Material things have never really been the focus of my family’s Christmas celebrations; it’s being together and being grateful for all the blessings we have.
We know that bad things happen (and many have happened to us), but on Christmas, especially, dwelling on the negative serves no purpose except to make one very cranky.
Plus, there’s that mess from the annual hootenanny/food fight, and I’m not cleaning it up.
That’s not to say I don’t like presents. I do. Especially if they’re made of or contain copious amounts of chocolate.
And I’d love a new car but, being rooted in reality, I know that’s not happening.
I do have a Christmas wish list, though, but those wishes aren’t for me. They’re for the world, and for you. OK, so they’re for me, too.
First on the list is a gathering lacking in politics. There’s enough of that out in the world, and despite the efforts of some, politics have no place in Christmas celebrations, especially if the day is supposed to be truly holy. And, again, there’s that inevitable food fight.
Next, a sense of humor. You’re gonna need it once all the cousins and their dog walkers start arriving to test your Christmas spirit.
An open heart and an open mind. If you close off your heart and mind to everything that doesn’t mesh with your worldview, you’re just setting yourself up for a lonely life of your own design. You have the power to be happy; if you refuse, you’d better start getting used to being called a crotchety, cranky curmudgeon, which might mean shopping for moldy old sweaters and high-waisted pants before you’re 40.
World peace, even if just for 15 seconds. It’s better than nothing.
Optimism. That doesn’t mean you have to ignore reality. The philosophy my mom and I have is to expect the worst but hope for the best. The worst won’t happen often, but if you’ve anticipated it, you can work around it when it does. Every time I visit Mom’s oncologist, I do exactly that, and so far, the nodes are stable. As a daughter, I want them to be gone, but if they’re not worse, I can live with that. I need her and her goofiness around for as long as possible.
Chocolate. Lots and lots of chocolate.
Patience, strength and wisdom: Patience for when your great-uncle tells that embarrassing story about your childhood for the 1,586th time, strength to hold yourself back from stuffing that ugly plaid leisure-suit jacket into his mouth to make him stop, and wisdom to know when to shut up and leave the room. Besides, this is family; blood is thicker than water, and harder to clean out of the carpet.
The ability to compromise. Politicians can’t seem to do it any more, bringing some vital work to a standstill, and unfortunately, it seems to be spreading to the public at large. No one can get everything they want, a lesson that should really be easy at this time of year. Life shouldn’t be about who got the upper hand or who has the most toys. Compromise isn’t a dirty word—ask your nephew; he knows ’em all.
The retirement of pundit cliches such as “drinking the Kool-Aid,” “job creators” (and its brother “job-killing”), “kick the can,” “low-information voter,” and so many others that clutter our lives. They’re lazy reasoning, and sound like talking points. Oh, and there’s another one. Darn it. And let’s drop “pundit” while we’re at it.
Innocence. There’s nothing like Christmas to a child who hasn’t lost her sense of wonder. Reality intrudes far too much already, so just accept the possibility that pink, sparkly unicorns are real.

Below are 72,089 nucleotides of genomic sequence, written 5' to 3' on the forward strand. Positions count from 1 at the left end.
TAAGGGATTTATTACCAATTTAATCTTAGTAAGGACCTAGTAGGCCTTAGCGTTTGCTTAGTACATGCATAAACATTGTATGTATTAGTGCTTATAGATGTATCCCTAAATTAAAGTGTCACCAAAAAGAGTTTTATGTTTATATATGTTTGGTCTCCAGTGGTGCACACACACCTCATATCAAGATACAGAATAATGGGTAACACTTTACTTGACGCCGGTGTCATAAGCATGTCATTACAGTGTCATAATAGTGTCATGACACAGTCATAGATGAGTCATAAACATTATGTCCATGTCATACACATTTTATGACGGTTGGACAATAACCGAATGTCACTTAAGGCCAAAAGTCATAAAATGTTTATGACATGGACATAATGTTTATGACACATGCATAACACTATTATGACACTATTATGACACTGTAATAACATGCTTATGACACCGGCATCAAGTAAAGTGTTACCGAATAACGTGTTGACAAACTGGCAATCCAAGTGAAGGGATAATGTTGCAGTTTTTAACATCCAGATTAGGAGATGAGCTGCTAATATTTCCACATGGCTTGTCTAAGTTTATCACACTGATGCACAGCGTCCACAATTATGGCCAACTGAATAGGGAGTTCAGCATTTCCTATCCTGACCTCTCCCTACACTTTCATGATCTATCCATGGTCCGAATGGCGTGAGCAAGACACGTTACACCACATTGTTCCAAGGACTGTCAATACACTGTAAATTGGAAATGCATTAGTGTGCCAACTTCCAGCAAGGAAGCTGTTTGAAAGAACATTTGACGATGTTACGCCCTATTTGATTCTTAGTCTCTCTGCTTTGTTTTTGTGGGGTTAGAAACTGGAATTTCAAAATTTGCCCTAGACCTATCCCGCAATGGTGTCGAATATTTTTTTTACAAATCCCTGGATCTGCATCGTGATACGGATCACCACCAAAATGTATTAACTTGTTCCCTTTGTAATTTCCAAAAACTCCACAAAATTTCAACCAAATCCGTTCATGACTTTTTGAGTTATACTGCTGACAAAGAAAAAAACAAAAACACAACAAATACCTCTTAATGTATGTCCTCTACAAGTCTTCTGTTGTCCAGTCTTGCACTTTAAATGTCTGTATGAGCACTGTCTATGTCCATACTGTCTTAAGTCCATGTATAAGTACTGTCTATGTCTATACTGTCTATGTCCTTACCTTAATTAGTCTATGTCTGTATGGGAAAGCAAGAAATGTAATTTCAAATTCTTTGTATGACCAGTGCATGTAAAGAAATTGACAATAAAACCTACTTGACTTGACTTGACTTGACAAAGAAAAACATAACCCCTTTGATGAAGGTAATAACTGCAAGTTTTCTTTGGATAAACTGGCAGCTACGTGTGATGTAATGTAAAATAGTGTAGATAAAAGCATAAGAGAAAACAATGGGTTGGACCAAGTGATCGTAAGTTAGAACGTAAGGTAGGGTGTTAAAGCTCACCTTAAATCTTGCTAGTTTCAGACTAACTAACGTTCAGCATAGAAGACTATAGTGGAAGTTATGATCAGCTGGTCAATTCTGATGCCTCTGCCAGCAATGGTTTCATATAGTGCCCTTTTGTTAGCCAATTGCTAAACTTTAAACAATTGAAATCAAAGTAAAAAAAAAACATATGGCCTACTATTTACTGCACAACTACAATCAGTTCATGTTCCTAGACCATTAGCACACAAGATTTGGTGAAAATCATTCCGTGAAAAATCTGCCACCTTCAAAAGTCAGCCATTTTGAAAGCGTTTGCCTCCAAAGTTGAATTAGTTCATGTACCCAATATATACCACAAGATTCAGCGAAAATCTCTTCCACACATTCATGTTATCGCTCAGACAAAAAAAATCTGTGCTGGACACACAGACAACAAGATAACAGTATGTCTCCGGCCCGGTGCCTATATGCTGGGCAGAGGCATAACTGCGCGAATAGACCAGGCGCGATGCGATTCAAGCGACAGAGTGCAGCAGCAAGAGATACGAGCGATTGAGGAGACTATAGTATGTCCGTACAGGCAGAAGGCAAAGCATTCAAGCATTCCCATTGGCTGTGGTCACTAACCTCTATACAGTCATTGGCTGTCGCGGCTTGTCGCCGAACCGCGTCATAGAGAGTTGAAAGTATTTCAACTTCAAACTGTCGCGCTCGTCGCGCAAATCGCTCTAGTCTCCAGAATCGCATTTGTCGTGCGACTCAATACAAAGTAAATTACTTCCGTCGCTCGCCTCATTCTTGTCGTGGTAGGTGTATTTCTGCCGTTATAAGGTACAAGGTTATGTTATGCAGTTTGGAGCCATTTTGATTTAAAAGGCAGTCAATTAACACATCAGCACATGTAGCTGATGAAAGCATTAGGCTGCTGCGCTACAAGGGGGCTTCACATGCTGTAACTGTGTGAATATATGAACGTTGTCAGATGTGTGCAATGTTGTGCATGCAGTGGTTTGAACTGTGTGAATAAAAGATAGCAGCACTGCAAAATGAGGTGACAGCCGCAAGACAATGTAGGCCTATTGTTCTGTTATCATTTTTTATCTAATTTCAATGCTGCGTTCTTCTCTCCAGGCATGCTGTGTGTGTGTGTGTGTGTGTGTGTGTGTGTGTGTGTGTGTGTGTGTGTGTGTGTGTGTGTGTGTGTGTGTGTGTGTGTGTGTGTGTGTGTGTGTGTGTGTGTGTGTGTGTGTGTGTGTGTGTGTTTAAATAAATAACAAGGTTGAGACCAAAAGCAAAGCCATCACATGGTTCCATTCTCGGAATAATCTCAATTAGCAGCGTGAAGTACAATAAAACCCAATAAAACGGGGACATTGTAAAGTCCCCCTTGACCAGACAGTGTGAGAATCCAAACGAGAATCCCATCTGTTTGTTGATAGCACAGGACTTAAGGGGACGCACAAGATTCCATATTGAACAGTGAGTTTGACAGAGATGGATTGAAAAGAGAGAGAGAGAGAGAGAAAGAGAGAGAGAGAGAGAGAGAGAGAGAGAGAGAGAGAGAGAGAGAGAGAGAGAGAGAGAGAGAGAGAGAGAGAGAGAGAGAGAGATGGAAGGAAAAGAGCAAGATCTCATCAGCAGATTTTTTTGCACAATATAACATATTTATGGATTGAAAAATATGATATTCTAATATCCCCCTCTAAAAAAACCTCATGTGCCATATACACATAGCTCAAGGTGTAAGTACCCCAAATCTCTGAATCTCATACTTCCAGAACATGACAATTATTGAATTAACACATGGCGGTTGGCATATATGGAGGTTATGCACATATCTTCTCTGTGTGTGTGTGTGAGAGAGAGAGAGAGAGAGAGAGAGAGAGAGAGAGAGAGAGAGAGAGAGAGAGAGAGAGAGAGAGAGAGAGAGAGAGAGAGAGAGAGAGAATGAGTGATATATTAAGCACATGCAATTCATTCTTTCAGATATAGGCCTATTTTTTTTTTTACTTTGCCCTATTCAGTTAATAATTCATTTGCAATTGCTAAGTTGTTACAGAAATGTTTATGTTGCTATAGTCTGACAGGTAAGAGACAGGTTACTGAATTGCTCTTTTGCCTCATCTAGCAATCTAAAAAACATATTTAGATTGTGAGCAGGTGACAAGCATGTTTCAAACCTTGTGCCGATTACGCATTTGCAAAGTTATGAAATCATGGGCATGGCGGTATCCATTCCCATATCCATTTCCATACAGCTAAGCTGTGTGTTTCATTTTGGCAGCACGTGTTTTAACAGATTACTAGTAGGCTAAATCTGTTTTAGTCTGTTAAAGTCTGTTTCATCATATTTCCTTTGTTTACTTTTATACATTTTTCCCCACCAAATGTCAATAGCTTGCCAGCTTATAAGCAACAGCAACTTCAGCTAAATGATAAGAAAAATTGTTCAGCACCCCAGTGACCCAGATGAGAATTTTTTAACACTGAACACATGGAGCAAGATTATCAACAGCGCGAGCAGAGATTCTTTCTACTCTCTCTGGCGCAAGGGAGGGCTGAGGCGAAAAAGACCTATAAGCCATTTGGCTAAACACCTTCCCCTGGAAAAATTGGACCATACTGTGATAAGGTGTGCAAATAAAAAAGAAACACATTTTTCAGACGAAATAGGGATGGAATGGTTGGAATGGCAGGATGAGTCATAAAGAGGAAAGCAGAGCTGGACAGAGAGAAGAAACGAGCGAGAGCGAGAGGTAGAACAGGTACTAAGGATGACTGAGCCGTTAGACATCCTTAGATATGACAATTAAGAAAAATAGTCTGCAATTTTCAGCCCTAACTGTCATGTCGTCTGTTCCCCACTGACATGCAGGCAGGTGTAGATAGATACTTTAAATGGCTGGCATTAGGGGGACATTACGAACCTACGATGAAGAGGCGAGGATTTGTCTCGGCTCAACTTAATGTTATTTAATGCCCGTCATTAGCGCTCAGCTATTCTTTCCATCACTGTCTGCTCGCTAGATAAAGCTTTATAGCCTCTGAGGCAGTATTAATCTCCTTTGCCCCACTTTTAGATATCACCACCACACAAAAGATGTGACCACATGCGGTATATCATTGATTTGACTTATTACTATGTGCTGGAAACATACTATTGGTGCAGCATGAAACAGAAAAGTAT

Understanding. The world is full of many people of all races, creeds and colors, but on the inside, we’re all the same, and too many of us forget that. There’s little chance that everyone will suddenly get along, but if we can respect our differences while recognizing how we’re the same, perhaps we can keep the arguing to a dull roar and the police off speed-dial.
Perspective. Not getting your way (or the new iPhone) is not a national tragedy, and claiming persecution when you’re not actually being exiled, imprisoned, tortured or killed trivializes actual persecution. Take a breath, calm down and leave the drama to politicians and teenagers. And cue your brother’s Inigo Montoya impression.
Better earworms than “What Does the Fox Say,” “Wrecking Ball,” and “YMCA.” Plus the ability to listen to the radio without wanting to strangle the DJ for playing “Gangnam Style” yet again (why hasn’t it been wiped from our brains yet??). Me, I’m breaking out Bob Rivers‘ “There’s Something Stuck Up in the Chimney” … as soon as I get the kids out of the room.
Goofy creatures to take our minds off the day’s useless arguments; if not, a strong Internet connection and access to YouTube’s countless compilations of comedic cats and dippy dogs are the prescription for merriment malaise. Take two and call me in the morning.
Did I mention chocolate? Never underestimate the power of Godiva, Ghirardelli and Hershey’s.
This is the time of year when people often implore us to remember the reason for the season. I say go beyond that and do more by embodying his lessons of love, acceptance, service to others, forgiveness and humility. Recognize and respect our differences while acknowledging our similarities.
And please, keep anger to a minimum. Some of those fruitcakes can be deadly weapons.
Merry Christmas and Happy Holidays. Now, where’s that chocolate?
- Fighting an imaginary war (blooper0223.wordpress.com)
- Christmas Baking (sweetembellishments.wordpress.com)
- What Jews Do at Christmas Time (beniceorleavethanks.com)
- Another Christmas, Another War on It (aphilosopher.wordpress.com)
- 12 Pains of Christmas (otannenbblog.wordpress.com)
- Removing Chocolate Stains (hanamel369.wordpress.com)